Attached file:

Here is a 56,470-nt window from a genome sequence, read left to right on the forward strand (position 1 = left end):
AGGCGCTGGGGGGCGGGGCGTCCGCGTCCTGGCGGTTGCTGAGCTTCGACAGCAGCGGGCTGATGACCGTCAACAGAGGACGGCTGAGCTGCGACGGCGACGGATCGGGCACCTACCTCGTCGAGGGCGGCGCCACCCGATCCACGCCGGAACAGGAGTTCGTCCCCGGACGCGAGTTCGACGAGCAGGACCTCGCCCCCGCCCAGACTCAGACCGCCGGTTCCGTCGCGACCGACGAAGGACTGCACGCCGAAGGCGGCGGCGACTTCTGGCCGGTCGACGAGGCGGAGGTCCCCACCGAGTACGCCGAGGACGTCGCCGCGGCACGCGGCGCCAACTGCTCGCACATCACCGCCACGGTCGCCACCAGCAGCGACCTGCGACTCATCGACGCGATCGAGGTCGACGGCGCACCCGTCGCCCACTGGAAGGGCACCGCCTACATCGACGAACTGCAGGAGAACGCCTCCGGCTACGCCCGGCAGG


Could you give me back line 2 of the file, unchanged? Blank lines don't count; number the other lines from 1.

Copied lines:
AGGCGCTGGGGGGCGGGGCGTCCGCGTCCTGGCGGTTGCTGAGCTTCGACAGCAGCGGGCTGATGACCGTCAACAGAGGACGGCTGAGCTGCGACGGCGACGGATCGGGCACCTACCTCGTCGAGGGCGGCGCCACCCGATCCACGCCGGAACAGGAGTTCGTCCCCGGACGCGAGTTCGACGAGCAGGACCTCGCCCCCGCCCAGACTCAGACCGCCGGTTCCGTCGCGACCGACGAAGGACTGCACGCCGAAGGCGGCGGCGACTTCTGGCCGGTCGACGAGGCGGAGGTCCCCACCGAGTACGCCGAGGACGTCGCCGCGGCACGCGGCGCCAACTGCTCGCACATCACCGCCACGGTCGCCACCAGCAGCGACCTGCGACTCATCGACGCGATCGAGGTCGACGGCGCACCCGTCGCCCACTGGAAGGGCACCGCCTACATCGACGAACTGCAGGAGAACGCCTCCGGCTACGCCCGGCAGG